THE Reserve Bank of Zimbabwe (RBZ) has lifted a ban barring former ReNaissance Financial Holdings Ltd (RFHL) CE Patterson Timba and other senior officials of the group and shareholders from holding at least 10% in any financial institution. This comes five years after a corrective order was issued on them.
Timba, Dunmore Kundishora and Tatenda Madzingo, among others, were slapped with restrictions for running down the financial institution.
The move came after a central bank-sanctioned investigation concluded that ReNaissance Merchant Bank, a unit of RFHL was insolvent to the tune of US$16,6 million.
The probe also accused Timba and other officials of a litany of charges which include violating the Banking Act, a collapse of corporate governance highlighted by the inadequate separation of ownership from management and poor risk management practices. The apex bank also alleged that RFHL’s major shareholders had orchestrated an elaborate scheme to siphon depositors’ funds through an irregular call account maintained at RMB. The RBZ further claimed that insider and related party exposures constituted 24% of total loans while non-performing insider loans accounted for 21% of the loan book.
According to a letter written by RBZ director in charge of bank supervision, Norman Mataruka, the corrective order has since been withdrawn.
“Please be advised that the Reserve Bank of Zimbabwe has reviewed the Corrective Order issued to ReNaissance Financial Holdings Limited, its staff and shareholders ….We write to advise that all previously imposed restrictions on the following are hereby uplifted: Bethel Trust, Patterson Timba, Dunmore Kundishora, Tatenda Madzingo, Norest Kwete, Lydia Timba, Shepherd Muzivi, Lovemore Moyo and Dr Robert Tindwa,” said Mataruka in a letter dated February 26, 2016. “The upliftment means the matter currently before the Administrative Court will be withdrawn; each party meeting its own cost.”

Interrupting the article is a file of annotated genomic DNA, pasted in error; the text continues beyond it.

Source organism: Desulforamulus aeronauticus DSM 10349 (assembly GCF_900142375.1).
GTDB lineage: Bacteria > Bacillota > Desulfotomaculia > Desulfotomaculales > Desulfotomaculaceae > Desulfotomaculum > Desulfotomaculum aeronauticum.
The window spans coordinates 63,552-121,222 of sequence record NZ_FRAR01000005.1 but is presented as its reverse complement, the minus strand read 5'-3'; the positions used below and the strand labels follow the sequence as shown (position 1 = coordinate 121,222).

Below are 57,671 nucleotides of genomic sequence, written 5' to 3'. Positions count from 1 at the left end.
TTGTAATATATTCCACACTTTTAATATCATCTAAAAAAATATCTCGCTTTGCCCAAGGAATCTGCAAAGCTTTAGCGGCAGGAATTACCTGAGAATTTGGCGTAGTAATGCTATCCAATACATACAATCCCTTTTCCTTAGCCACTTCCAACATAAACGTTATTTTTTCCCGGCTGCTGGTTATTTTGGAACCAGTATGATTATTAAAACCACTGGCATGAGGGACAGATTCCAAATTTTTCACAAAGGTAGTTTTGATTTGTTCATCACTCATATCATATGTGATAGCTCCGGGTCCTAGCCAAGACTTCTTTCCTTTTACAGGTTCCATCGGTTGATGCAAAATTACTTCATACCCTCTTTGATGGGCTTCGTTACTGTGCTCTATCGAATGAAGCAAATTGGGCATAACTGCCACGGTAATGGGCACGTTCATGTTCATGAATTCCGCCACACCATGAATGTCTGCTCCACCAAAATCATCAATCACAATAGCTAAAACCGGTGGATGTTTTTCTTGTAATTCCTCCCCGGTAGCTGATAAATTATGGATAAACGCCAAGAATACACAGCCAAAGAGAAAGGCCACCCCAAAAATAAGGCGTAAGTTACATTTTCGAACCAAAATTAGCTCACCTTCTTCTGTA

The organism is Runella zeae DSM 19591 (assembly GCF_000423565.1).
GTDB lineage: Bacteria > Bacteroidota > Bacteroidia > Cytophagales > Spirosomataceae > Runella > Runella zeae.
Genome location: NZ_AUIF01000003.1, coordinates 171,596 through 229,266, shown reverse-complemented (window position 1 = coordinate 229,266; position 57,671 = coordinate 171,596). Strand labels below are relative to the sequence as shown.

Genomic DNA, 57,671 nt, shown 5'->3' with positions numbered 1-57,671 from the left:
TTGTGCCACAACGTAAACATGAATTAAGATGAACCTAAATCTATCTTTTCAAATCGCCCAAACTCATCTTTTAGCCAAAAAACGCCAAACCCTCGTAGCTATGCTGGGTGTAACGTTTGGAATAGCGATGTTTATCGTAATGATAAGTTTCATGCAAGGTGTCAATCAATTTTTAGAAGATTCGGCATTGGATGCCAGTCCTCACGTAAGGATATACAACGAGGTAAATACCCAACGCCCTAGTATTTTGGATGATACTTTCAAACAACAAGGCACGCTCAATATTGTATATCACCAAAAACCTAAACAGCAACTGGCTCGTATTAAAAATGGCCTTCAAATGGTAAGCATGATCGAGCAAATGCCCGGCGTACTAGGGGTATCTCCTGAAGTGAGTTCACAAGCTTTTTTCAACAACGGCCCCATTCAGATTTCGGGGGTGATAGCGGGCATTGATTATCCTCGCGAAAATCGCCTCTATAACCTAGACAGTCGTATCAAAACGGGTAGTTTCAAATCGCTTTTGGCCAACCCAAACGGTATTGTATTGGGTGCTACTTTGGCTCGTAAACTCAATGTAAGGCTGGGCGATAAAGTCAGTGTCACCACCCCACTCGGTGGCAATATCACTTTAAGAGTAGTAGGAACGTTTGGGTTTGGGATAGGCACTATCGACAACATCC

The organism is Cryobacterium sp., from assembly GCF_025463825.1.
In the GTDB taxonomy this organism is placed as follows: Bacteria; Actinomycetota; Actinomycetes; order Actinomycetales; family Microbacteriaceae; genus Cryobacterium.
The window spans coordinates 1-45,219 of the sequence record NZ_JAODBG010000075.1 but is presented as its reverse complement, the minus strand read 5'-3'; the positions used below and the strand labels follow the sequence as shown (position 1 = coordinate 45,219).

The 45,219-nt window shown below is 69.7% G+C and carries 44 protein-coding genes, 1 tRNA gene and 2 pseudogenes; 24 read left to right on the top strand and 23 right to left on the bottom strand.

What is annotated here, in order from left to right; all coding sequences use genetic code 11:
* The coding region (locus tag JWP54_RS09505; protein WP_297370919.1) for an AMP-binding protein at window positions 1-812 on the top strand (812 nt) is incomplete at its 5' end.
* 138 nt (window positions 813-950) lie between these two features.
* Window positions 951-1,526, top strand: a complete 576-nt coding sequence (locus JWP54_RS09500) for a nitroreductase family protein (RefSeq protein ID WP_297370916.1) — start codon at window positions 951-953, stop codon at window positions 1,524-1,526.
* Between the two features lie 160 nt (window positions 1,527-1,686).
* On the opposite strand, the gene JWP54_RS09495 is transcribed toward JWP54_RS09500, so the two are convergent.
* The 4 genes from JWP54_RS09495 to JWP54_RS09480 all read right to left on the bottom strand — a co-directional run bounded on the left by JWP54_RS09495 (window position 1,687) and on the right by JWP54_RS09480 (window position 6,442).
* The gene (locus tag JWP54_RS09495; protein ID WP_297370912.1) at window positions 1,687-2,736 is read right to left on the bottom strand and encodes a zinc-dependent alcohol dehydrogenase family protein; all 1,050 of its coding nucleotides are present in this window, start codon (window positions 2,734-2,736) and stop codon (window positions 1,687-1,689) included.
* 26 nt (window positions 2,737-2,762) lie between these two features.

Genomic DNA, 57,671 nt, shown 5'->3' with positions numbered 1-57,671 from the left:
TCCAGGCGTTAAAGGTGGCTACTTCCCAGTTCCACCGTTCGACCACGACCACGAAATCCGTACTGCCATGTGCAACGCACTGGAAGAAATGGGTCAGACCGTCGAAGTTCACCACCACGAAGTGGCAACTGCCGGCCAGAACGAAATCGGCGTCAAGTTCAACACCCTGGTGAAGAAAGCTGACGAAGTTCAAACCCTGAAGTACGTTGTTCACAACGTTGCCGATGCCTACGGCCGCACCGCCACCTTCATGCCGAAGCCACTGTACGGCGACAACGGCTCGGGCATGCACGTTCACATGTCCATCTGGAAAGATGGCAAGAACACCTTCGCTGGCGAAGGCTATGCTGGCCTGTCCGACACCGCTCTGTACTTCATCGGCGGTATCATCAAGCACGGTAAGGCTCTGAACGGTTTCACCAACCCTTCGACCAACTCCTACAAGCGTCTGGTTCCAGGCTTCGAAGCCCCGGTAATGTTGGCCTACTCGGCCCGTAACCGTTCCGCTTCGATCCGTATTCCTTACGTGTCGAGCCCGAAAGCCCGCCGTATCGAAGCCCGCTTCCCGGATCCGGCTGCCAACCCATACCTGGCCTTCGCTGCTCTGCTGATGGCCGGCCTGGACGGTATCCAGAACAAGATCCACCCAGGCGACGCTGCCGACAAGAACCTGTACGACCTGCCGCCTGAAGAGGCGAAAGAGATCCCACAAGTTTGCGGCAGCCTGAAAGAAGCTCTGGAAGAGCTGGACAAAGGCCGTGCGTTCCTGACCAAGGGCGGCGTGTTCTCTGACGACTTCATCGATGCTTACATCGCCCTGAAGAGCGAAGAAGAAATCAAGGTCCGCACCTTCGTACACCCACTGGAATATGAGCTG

Following the corrective order, Timba through his lawyers, Muza and Nyapadi, took the central bank to the Adminstration Court challenging the charges that were raised after the probe.
In September 2014, the lawyers wrote to the RBZ requesting the unconditional removal of the restrictions, arguing the measures were “primarily issued in response to allegations of fraud and abuse of depositors’ funds made by a third party”.
“The issue of the alleged abuse of depositors’ funds by RFHL at the instigation of its founders was resolved as RFHL was able to settle its overdraft with ReNaissance Merchant Bank Ltd within the time frames imposed by the regulators in terms of the corrective order.
“In the circumstances, no depositor suffered any loss as had been feared through the actions of RFHL and/ or its senior executives and other staff members,” reads a letter written to Mataruka before the lifting of the restrictive measures.
“On the basis of the above, our clients believe that the new facts exist which might not have been available to the Reserve Bank at the time the restrictions were imposed in terms of the Corrective Order to warrant a review and removal of all restrictions imposed on the above named parties.”
The lawyers also said Timba and other shareholders had secured US$140 million to inject into the business from a company called Surya Capital and a Singapore-based firm at the time the measures were imposed.